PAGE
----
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Asteroid hazard revised: Nature.com

  1. Jul 17, 2003 #1

    Ivan Seeking

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    "Large meteorites are more likely to break up in the atmosphere before they hit the Earth than was previously thought, scientists in Britain and Russia have calculated."

  2. jcsd
  3. Jul 19, 2003 #2
    Great! Now we only need worry about the magnetic poles flipping!
  4. Jul 20, 2003 #3
    I thought the Magnetic poles where supposed to flip every couple of milleniums anyway? Does anybody know what actually happened last time the Poles switched?

    Does this mean that Compasses will be backwards after that? If so just think of how much money a compass maker could get just by swapping it around.
  5. Jul 20, 2003 #4
    I was under the impression of having read something very recently in New Scientist, suggesting we're on a possible crux - the possibility of a reversal occuring over the next 1000 years. That's not a great span in terms of human history.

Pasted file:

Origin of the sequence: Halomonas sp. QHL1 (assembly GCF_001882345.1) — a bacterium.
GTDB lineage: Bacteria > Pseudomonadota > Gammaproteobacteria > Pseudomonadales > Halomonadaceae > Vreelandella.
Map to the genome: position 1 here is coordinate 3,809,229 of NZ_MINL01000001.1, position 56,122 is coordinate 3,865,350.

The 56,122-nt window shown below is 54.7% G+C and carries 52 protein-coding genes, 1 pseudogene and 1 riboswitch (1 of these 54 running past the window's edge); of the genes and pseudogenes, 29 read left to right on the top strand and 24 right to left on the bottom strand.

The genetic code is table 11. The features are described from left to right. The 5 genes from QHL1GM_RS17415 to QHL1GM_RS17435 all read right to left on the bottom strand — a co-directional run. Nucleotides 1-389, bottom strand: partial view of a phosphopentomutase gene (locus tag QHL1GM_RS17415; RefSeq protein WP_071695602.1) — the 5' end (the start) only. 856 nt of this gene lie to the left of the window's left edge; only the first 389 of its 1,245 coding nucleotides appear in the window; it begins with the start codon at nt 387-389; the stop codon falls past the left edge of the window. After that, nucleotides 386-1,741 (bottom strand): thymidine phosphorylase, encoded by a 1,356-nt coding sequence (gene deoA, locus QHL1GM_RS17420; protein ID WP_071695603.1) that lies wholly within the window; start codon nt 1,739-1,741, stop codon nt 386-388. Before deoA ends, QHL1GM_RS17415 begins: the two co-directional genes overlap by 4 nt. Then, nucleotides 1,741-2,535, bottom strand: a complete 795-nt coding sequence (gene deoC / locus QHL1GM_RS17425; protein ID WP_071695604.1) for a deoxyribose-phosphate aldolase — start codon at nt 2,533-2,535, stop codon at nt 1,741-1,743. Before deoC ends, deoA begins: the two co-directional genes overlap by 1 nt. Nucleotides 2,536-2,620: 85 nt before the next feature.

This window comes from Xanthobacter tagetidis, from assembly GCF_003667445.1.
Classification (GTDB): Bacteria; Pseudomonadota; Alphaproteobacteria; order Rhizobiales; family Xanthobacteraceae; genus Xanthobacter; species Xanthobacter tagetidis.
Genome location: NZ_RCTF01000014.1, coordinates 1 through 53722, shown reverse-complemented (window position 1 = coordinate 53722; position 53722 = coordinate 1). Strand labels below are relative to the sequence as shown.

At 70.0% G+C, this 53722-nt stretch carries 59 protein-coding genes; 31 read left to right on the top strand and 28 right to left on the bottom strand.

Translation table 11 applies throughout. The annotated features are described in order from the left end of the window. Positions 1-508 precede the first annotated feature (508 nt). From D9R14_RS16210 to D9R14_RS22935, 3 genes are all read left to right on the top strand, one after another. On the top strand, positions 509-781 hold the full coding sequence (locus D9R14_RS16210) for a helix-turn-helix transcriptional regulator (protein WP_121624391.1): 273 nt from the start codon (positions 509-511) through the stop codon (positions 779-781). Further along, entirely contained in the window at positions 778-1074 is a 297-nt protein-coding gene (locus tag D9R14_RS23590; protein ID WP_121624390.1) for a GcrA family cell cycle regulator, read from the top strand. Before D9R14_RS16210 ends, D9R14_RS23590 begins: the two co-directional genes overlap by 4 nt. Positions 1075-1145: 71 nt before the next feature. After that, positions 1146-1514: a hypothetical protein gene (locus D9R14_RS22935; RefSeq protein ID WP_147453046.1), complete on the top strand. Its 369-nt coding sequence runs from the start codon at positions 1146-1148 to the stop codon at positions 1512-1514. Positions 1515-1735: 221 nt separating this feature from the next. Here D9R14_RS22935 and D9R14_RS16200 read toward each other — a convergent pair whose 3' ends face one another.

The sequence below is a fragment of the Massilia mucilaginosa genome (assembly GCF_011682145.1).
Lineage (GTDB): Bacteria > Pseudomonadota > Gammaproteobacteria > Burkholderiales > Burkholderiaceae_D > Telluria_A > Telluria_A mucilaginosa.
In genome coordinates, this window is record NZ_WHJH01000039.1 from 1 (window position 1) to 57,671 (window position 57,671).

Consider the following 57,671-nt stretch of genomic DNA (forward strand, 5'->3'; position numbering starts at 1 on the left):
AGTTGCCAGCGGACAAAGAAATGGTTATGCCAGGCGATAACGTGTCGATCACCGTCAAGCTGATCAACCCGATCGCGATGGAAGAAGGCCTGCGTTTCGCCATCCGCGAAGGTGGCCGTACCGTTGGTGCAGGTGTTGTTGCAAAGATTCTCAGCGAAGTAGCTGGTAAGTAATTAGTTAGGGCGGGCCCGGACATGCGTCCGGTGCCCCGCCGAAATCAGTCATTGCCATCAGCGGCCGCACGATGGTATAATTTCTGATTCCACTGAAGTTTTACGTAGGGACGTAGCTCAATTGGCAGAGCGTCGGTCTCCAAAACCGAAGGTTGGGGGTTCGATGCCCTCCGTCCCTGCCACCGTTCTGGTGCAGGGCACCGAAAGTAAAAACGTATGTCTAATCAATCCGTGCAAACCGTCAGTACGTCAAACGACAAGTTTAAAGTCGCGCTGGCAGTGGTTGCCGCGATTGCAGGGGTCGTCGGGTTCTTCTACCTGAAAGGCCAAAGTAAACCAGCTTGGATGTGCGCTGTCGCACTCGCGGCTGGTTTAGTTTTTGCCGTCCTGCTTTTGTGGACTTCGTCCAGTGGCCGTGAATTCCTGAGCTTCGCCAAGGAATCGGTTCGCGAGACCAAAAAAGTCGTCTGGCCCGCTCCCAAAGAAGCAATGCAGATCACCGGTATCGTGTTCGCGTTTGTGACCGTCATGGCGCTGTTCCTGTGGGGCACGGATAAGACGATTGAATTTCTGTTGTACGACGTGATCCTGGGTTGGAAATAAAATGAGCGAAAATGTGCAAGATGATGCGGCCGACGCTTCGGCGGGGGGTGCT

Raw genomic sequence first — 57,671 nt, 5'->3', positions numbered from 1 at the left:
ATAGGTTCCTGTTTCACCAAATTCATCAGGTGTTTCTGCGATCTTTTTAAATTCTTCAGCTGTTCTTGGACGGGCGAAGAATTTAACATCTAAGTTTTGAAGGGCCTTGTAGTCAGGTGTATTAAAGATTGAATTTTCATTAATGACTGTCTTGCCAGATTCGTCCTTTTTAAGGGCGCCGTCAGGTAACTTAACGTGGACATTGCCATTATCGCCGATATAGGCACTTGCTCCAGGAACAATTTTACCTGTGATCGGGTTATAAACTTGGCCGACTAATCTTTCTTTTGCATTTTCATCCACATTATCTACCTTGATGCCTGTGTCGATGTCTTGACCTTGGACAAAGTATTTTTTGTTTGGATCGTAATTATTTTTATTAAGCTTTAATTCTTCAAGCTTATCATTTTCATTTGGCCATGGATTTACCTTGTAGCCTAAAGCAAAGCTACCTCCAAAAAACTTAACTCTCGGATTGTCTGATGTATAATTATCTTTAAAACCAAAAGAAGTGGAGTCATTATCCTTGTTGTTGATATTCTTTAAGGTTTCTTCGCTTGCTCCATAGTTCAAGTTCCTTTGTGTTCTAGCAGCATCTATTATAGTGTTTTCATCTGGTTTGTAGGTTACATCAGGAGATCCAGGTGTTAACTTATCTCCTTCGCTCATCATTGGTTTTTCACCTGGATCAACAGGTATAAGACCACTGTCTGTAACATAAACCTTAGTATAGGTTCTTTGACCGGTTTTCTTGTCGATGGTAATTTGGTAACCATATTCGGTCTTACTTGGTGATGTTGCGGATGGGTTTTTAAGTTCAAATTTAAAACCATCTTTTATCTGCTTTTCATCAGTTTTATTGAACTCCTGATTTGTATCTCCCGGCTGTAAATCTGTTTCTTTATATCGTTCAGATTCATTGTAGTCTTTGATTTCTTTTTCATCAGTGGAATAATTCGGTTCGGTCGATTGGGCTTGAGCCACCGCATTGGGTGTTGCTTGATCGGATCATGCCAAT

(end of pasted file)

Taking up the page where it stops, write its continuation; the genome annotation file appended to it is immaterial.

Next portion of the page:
6. Jul 20, 2003 #5


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    What exactly would be the effects of a magnetic field reversal on humanity? I doubt that the effects would be clastrophobic because it has happened many times before; and mass extinctions don't seem to really have a link with magnetic field reversals. Of course, compasses will start to fail to work effectively, but we're finding better ways to find the direction of North; and the change is also gradual, so animals which rely on magnetism to navigate will have time to adapt..

    How would the magnetosphere of the Earth change, for instance? Would we see the Auora Borealis at the Equator with a change, but not necessarily a reversal, in the magnetic fields? :P
  7. Jul 29, 2003 #6
    What would be the effect of a magnetic field reversal?

    Lost your satellites, for starters.

    A field reversal will have a major impact on those societies most dependent upon electronics.

    At least, that's the impression I'm under.
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